In this third post, we examine how banks can react to the entry threat on banking retail markets (the previous two posts on banking innovations can be found here and here)?
First, banks can decide to innovate by themselves. However, banks have market power, which implies that they face the usual trade-off between the replacement effect and the efficiency effect identified by Arrow (1962). The replacement effect means that monopolistic banks have fewer incentives to innovate than competitive firms because they “replace themselves” when they innovate. The efficiency effect implies that, when competition reduces profits, a monopolist’s incentive to remain a monopoly is greater than an entrant’s incentives to enter a market as a duopoly (see Gilbert and Newberry, 1982).
Banks’ incentives to innovate are also impacted by network effects and switching costs. In particular, a bank must design a strategy that balances the profits earned on its installed base and the profits earned on new customers. Therefore, it faces a trade-off between customer retention and customer acquisition, which is often referred to as the “harvesting versus investing dilemma” (see Klemperer, 1995). An incumbent firm can decide to charge a high price to its installed base to recoup its investment expenditure. However, this harvesting strategy must be balanced against the opportunity cost of losing new customers who will make valuable repeat-purchase in the future (investing). Also, a harvesting strategy can make banks’ vulnerable to entrants’ reply. For example, when Bank of America launched the BankAmericard, it made a $20 million loss. However, this innovation became profitable in the long run (investing).
A way for banks to take advantage of network effects is to build joint ventures or alliances with other banks or entrants. A successful example of joint ventures between banks is the Paylib in France born from BNP Paribas, Société Générale and La Banque Postale, which now reaches 23 million users in France. Cooperation is sometimes crucial for both banks and entrants to reach the critical mass of users and therefore to exploit network effects. The table below shows several examples of partnerships between banks and entrants:
Risks also play a role on banks’ strategies. They can be classified into two main categories: risks associated to the transformation activity, and risks occurring at the transaction level for payments or loans.
Banks’ transformation activity involves liquidity risk, credit risk, interest rate risk and systemic risk. An important unanswered issue is whether the innovations offered by entrants can have an impact on banks’ balance sheet risks. Furthermore, there are risks that occur at the transaction level. For example, Weiner et al. (2007) identify several risks associated to the provision of innovative payment services (credit risk, settlement risk, liquidity risk, and operational risk).
To understand how the presence of risks can impact banks’ strategies, we focus on the category of operational risks (such as the risk of fraud or information system failure). To face these risks, banks have incentives to invest in security standards to protect their reputation from the negative externalities that could be triggered by entry. But, since the level of investment of entrants is not observable in the first place, banks may have the incentive to underinvest in the level of security standards, and more generally in the quality of the service. But the level of security of a given payment system may be considered as a public good that depends on the level of investment of all the banks and platforms, together with the level of effort exerted by end-users to follow the rules of conduct for their own protection. When one of these players free rides and underinvests in security, or exerts low effort to protect consumers’ sensitive data, a fraud incident causes a negative externality on the other players, through users’ perception of security. In fact, if a player underinvests, the aggregate level of security diminishes and consumers’ adoption of innovative payment solutions decreases as a consequence. Subsequently, this chain causes a drop in aggregate banks’ profits. Because of this information asymmetry and free riding problem, standards and minimum security requirements are set by regulators, or by a collective self-regulatory agreement between incumbent banks. However, if quality standards are set by an industry itself, it is likely that the standards will be too high.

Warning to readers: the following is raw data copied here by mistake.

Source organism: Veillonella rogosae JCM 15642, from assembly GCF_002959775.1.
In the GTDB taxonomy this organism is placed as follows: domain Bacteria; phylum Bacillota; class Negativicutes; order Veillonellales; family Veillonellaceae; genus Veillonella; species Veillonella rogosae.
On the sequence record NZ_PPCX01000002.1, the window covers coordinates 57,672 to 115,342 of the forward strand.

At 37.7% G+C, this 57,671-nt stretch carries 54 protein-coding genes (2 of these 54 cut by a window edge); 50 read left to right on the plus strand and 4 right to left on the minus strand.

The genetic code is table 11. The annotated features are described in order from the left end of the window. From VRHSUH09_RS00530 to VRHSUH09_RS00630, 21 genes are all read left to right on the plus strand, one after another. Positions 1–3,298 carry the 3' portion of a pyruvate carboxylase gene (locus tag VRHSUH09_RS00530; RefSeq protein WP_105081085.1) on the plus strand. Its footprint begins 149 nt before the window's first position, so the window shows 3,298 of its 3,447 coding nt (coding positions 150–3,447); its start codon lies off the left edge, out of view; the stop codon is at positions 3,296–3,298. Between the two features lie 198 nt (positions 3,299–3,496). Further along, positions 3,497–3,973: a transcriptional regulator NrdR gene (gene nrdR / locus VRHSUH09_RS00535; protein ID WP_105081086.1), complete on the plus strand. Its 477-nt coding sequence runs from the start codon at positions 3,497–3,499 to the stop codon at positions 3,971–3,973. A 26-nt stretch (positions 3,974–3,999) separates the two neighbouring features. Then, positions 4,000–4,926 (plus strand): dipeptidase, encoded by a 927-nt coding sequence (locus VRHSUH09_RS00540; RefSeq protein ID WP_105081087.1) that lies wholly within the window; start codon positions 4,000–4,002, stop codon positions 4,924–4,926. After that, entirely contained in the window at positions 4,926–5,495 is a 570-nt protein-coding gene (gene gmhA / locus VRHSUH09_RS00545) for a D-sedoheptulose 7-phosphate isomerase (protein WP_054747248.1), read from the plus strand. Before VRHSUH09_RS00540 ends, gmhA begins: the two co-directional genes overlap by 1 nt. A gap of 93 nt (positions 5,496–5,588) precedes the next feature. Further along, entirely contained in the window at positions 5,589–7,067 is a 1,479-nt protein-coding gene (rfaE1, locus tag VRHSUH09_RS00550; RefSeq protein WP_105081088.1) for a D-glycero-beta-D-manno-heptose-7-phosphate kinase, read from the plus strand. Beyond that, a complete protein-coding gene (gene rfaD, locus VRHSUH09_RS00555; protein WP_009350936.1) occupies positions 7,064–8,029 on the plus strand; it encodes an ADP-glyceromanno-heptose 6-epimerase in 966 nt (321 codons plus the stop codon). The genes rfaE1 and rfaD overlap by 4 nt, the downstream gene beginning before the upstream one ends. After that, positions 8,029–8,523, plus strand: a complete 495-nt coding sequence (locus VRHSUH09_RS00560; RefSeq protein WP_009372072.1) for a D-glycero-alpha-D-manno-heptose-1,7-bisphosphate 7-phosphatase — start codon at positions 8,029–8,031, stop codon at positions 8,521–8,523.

This issue is a policy concern for antitrust authorities and financial regulators. For example, in 2011, the European Commission opened an antitrust investigation into the standardisation process for payments over the Internet undertaken by the European Payments Council. The Commission undertook a careful examination of the standardisation process to ensure that competition was not restricted, for example, through the exclusion of new entrants who are not controlled by a bank. The existing literature on standardisation does not take into account the presence of financial risks in the banking industry. In particular, security standards cannot be modelled exactly as quality standards, because of risk externalities between incumbent firms and entrants.
To conclude, two trade-offs arise when banks react to entry threats: coordination vs. competition with other banks or entrants, and standardization vs. differentiation on the quality of the service.